All tools can be found here across a series of languages, with more to follow in months to come. 

Recognizing that a crisis of this size needs all hands on deck, these resources were developed by  thematically and functionally integrated teams from across Save the Children – bringing together  experts in global, regional and country roles. Now, the tools are being used by country programmes in  all regions with feedback guiding improvements. Most recently, a training on teacher wellbeing  modules was delivered in Nepal, which will be subsequently rolled out to a further 250 teachers on the  frontline. 

Bridging policy and practice, please also see Save the Children’s Build Forward Better report which combines learning and links to resources based on what Save the Children and others have learned  from the response to this pandemic. Policy recommendations indicate what needs to happen now to ensure that education systems are better prepared, resilient and inclusive in the midst of future  shocks, in the immediate future. 

We hope that these resources can support your organization in our collective effort to ensure that all  children can return to learning. Should you have any questions, feedback or suggestions, please contact Julia Finder, Senior EIE Adviser, Save the Children US.  


About the Authors

Tara Painter is the Global Head of Education Programs for Save the Children International. Tara  developed her passion for education at the beginning of her career while teaching in Canada, South  Korea and Tanzania. This practical experience laid the foundation to becoming a development  practitioner. With 15 years of experience across a variety of organizations, Tara’s work is always done with a goal to ensure that all children have access to learning and wellbeing.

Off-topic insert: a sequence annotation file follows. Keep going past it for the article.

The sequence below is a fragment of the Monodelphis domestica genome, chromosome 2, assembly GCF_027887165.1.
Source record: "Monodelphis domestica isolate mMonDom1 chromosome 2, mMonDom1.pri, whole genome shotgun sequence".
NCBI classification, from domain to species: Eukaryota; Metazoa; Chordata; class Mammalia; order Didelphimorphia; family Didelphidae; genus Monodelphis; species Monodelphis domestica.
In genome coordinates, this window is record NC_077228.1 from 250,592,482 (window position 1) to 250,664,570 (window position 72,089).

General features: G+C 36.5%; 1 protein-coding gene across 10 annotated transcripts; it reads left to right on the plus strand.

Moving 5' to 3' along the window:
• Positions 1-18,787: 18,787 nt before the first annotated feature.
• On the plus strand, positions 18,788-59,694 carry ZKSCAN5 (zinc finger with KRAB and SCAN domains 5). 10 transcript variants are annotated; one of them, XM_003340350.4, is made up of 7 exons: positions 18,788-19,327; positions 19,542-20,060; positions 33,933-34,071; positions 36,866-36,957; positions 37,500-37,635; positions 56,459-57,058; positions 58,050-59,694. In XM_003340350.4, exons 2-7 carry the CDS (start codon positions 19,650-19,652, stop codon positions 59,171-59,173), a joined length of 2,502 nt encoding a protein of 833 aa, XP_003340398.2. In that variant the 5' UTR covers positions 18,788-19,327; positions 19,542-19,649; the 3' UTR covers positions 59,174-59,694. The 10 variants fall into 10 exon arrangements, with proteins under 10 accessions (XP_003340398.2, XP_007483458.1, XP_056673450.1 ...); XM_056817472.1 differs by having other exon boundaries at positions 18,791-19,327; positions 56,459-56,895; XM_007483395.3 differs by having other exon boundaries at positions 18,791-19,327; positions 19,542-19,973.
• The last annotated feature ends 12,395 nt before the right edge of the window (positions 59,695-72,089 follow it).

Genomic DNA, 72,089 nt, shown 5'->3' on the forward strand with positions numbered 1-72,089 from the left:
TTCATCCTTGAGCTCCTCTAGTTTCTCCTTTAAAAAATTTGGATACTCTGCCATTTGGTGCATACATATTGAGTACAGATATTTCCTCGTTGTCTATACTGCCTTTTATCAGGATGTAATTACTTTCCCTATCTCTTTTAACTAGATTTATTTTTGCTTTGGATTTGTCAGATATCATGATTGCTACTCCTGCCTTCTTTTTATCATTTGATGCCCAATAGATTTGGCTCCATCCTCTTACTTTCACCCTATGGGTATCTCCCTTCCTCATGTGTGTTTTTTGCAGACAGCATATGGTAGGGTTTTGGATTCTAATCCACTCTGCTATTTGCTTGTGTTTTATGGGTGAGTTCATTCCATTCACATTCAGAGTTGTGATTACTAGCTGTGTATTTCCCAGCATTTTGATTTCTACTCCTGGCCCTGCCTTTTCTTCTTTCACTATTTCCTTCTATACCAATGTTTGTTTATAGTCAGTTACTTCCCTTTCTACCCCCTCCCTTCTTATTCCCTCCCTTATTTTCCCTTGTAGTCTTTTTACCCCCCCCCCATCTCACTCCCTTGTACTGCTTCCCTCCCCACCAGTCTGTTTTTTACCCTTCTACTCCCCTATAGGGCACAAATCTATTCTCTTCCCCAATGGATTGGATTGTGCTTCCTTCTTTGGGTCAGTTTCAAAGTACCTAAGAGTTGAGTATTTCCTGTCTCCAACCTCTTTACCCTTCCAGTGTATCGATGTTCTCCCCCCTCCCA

Jasmine Jahromi is the Team Leader of Save the Children’s ‘Safe Back to School’ Initiative. Holding  over ten years of experience within the sector, she has worked in a variety of roles focusing on  humanitarian response leadership, partnerships, and localisation across the Middle East, Asia and  West Africa - most recently serving as Deputy Country Director in Afghanistan. Prior to joining Save  the Children, Jasmine worked for DFID (now FCDO) and the Television Trust for the Environment. She  holds an LLB in Law from University College London and an LLM in International Law from the School  of Oriental and African Studies.  

Julia Finder Johna is a Senior Education in Emergencies Advisor with Save the Children US. Julia’s  expertise is on integrating psychosocial support and social emotional learning into education  programs to provide comprehensive care to children, their families and teachers. Julia is co-convener  of INEE’s PSS-SEL Collaborative, and within Save the Children she serves as education lead of the  Mental Health and Psychosocial Support (MHPSS) Technical Working Group to support integrated  and cross-sectoral programming. Julia began her career in education as a classroom teacher in the  inner city and also has previous experience as a teacher trainer. She holds a MA in Social Justice and  Education from University College London’s Institute of Education. 

The views expressed in this blog are the authors' own.